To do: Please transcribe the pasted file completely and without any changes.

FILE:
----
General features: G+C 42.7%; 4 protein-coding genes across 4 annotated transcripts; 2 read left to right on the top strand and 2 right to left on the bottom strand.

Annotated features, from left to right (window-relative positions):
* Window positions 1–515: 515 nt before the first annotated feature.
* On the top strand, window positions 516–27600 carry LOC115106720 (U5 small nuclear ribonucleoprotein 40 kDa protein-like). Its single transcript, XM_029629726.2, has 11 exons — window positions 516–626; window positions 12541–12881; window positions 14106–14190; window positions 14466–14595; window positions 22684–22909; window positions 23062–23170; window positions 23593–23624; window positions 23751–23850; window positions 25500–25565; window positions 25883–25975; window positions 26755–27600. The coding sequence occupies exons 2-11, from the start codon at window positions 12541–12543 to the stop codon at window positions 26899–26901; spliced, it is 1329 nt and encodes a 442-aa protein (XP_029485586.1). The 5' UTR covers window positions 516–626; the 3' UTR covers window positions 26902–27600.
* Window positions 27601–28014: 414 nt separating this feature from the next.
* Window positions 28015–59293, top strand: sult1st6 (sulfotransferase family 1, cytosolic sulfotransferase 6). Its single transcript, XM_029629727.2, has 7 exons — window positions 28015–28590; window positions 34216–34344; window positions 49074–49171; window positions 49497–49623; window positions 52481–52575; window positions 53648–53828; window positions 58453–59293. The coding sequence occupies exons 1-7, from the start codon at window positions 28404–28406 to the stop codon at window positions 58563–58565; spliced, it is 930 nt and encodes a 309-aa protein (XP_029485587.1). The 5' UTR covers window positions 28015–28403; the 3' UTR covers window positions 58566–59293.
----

General features: G+C 42.7%; 4 protein-coding genes across 4 annotated transcripts; 2 read left to right on the top strand and 2 right to left on the bottom strand.

Annotated features, from left to right (window-relative positions):
* Window positions 1–515: 515 nt before the first annotated feature.
* On the top strand, window positions 516–27600 carry LOC115106720 (U5 small nuclear ribonucleoprotein 40 kDa protein-like). Its single transcript, XM_029629726.2, has 11 exons — window positions 516–626; window positions 12541–12881; window positions 14106–14190; window positions 14466–14595; window positions 22684–22909; window positions 23062–23170; window positions 23593–23624; window positions 23751–23850; window positions 25500–25565; window positions 25883–25975; window positions 26755–27600. The coding sequence occupies exons 2-11, from the start codon at window positions 12541–12543 to the stop codon at window positions 26899–26901; spliced, it is 1329 nt and encodes a 442-aa protein (XP_029485586.1). The 5' UTR covers window positions 516–626; the 3' UTR covers window positions 26902–27600.
* Window positions 27601–28014: 414 nt separating this feature from the next.
* Window positions 28015–59293, top strand: sult1st6 (sulfotransferase family 1, cytosolic sulfotransferase 6). Its single transcript, XM_029629727.2, has 7 exons — window positions 28015–28590; window positions 34216–34344; window positions 49074–49171; window positions 49497–49623; window positions 52481–52575; window positions 53648–53828; window positions 58453–59293. The coding sequence occupies exons 1-7, from the start codon at window positions 28404–28406 to the stop codon at window positions 58563–58565; spliced, it is 930 nt and encodes a 309-aa protein (XP_029485587.1). The 5' UTR covers window positions 28015–28403; the 3' UTR covers window positions 58566–59293.